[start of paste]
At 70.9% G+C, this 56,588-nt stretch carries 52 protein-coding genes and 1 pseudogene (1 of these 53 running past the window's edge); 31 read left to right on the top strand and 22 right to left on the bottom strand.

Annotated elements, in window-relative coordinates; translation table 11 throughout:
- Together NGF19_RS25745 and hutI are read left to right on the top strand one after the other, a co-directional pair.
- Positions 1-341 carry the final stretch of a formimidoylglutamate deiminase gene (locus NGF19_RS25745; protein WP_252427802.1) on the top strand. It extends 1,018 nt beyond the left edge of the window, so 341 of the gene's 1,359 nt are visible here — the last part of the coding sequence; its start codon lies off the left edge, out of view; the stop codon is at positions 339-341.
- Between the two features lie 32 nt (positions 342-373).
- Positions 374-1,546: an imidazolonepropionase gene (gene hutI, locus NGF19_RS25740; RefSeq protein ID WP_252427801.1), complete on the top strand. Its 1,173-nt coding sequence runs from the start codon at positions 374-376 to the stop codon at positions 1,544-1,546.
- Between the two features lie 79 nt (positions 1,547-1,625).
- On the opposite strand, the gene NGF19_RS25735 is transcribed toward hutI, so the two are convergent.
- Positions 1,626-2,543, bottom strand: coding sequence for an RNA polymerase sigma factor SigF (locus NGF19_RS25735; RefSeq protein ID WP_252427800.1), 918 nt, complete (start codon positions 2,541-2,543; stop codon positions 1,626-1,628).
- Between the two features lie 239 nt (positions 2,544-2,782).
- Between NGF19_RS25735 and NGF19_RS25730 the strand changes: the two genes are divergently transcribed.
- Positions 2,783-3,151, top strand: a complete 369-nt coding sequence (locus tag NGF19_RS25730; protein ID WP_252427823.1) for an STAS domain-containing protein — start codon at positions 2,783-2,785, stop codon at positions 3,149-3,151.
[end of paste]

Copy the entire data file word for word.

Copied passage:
At 70.9% G+C, this 56,588-nt stretch carries 52 protein-coding genes and 1 pseudogene (1 of these 53 running past the window's edge); 31 read left to right on the top strand and 22 right to left on the bottom strand.

Annotated elements, in window-relative coordinates; translation table 11 throughout:
- Together NGF19_RS25745 and hutI are read left to right on the top strand one after the other, a co-directional pair.
- Positions 1-341 carry the final stretch of a formimidoylglutamate deiminase gene (locus NGF19_RS25745; protein WP_252427802.1) on the top strand. It extends 1,018 nt beyond the left edge of the window, so 341 of the gene's 1,359 nt are visible here — the last part of the coding sequence; its start codon lies off the left edge, out of view; the stop codon is at positions 339-341.
- Between the two features lie 32 nt (positions 342-373).
- Positions 374-1,546: an imidazolonepropionase gene (gene hutI, locus NGF19_RS25740; RefSeq protein ID WP_252427801.1), complete on the top strand. Its 1,173-nt coding sequence runs from the start codon at positions 374-376 to the stop codon at positions 1,544-1,546.
- Between the two features lie 79 nt (positions 1,547-1,625).
- On the opposite strand, the gene NGF19_RS25735 is transcribed toward hutI, so the two are convergent.
- Positions 1,626-2,543, bottom strand: coding sequence for an RNA polymerase sigma factor SigF (locus NGF19_RS25735; RefSeq protein ID WP_252427800.1), 918 nt, complete (start codon positions 2,541-2,543; stop codon positions 1,626-1,628).
- Between the two features lie 239 nt (positions 2,544-2,782).
- Between NGF19_RS25735 and NGF19_RS25730 the strand changes: the two genes are divergently transcribed.
- Positions 2,783-3,151, top strand: a complete 369-nt coding sequence (locus tag NGF19_RS25730; protein ID WP_252427823.1) for an STAS domain-containing protein — start codon at positions 2,783-2,785, stop codon at positions 3,149-3,151.